Ranked 95th overall heading into this year’s draft, the San Francisco Giants selected Fitzgerald in the fourth round of the draft. Here’s his draft report:

One of the top freshmen to make it to campus in the 2016 class, Fitzgerald has started for the Cardinals for the vast majority of his career, and has consistently improved in every facet along the way. He’s really blossomed offensively in 2019, improving upon most of his production numbers, slashing .338/.413/.523 with 13 doubles, seven home runs, and 15 steals to date. A plus athlete who projects to stick at shortstop long term and could also provide some defensive versatility around the infield, the offensive improvement speaks to increased strength, better recognition of breaking balls, and subsequently an improved approach.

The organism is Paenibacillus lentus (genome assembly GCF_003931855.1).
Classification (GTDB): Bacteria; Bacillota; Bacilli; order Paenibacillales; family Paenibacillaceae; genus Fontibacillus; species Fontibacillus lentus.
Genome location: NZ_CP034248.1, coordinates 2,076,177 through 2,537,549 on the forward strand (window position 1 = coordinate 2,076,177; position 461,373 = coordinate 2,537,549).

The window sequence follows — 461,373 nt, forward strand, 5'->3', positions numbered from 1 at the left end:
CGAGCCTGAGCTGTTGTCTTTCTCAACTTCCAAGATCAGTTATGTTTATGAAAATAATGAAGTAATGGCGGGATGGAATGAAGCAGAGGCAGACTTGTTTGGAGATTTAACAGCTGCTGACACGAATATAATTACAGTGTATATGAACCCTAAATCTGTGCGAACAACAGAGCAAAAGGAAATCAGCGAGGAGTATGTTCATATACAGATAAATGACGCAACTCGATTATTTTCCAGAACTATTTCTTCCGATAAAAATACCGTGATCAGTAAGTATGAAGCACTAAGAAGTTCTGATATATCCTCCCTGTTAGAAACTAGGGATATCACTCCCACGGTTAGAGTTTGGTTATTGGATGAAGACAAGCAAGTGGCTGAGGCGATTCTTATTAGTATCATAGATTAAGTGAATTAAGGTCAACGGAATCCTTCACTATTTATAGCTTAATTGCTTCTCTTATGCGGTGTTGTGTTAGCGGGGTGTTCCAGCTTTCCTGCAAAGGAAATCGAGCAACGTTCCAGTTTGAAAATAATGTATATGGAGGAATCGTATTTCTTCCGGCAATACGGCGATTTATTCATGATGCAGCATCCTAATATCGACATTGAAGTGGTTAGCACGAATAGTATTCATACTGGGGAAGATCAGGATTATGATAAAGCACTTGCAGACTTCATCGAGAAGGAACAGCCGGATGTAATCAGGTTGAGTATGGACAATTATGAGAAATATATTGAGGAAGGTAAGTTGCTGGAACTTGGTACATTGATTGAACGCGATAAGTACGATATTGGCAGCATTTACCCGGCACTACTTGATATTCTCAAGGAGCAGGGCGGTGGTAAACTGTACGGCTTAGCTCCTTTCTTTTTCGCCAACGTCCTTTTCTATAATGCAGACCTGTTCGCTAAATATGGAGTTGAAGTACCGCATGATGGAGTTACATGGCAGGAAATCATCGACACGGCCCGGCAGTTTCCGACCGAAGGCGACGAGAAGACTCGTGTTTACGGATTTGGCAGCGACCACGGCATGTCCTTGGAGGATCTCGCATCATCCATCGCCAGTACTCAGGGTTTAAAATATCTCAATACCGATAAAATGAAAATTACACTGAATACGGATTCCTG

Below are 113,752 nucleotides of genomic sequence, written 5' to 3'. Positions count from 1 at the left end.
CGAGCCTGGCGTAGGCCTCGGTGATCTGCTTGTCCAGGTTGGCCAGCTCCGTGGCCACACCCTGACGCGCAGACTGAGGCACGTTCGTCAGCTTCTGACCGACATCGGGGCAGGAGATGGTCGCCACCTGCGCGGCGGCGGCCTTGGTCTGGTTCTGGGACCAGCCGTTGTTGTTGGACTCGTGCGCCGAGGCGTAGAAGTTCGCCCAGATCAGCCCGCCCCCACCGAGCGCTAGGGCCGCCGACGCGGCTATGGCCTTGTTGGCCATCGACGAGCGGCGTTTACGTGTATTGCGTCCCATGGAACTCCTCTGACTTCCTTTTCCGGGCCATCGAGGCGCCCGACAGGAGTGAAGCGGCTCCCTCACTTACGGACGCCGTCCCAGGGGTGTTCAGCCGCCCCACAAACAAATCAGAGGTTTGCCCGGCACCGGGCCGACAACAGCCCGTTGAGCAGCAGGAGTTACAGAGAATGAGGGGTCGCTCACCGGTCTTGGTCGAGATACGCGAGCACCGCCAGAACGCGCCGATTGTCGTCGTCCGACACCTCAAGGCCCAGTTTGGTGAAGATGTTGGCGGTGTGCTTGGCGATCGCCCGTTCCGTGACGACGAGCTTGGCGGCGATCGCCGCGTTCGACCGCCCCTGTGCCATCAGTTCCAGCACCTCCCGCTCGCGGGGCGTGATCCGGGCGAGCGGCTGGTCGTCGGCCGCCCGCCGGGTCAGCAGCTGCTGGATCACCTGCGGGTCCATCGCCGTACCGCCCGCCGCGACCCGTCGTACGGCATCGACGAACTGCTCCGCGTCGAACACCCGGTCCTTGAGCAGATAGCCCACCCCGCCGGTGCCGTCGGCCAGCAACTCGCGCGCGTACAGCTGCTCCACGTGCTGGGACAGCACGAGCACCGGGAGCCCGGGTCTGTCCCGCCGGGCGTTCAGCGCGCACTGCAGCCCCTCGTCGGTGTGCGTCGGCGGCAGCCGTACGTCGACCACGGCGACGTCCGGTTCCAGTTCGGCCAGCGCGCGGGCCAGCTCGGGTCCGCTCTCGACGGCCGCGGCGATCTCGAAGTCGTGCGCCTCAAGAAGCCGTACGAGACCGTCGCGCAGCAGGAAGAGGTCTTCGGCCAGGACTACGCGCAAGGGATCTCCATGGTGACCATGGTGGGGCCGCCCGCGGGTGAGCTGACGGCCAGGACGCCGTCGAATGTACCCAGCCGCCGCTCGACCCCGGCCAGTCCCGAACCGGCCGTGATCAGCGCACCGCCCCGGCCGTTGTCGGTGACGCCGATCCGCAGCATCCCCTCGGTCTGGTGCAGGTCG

Read Fitzgerald’s more detailed College Database Report from March 14 here.


Josh Jung, Texas Tech
Jung had six base hits in three games at the College World Series last summer, but none of the extra-base variety, but he did show plenty of promise at the end of his sophomore season. He’s a larger-than-life presence, looking much bigger than his listed 6-foot-2, 215-pound stature, and moves well on his feet for a big man who should be able to stick at the hot corner.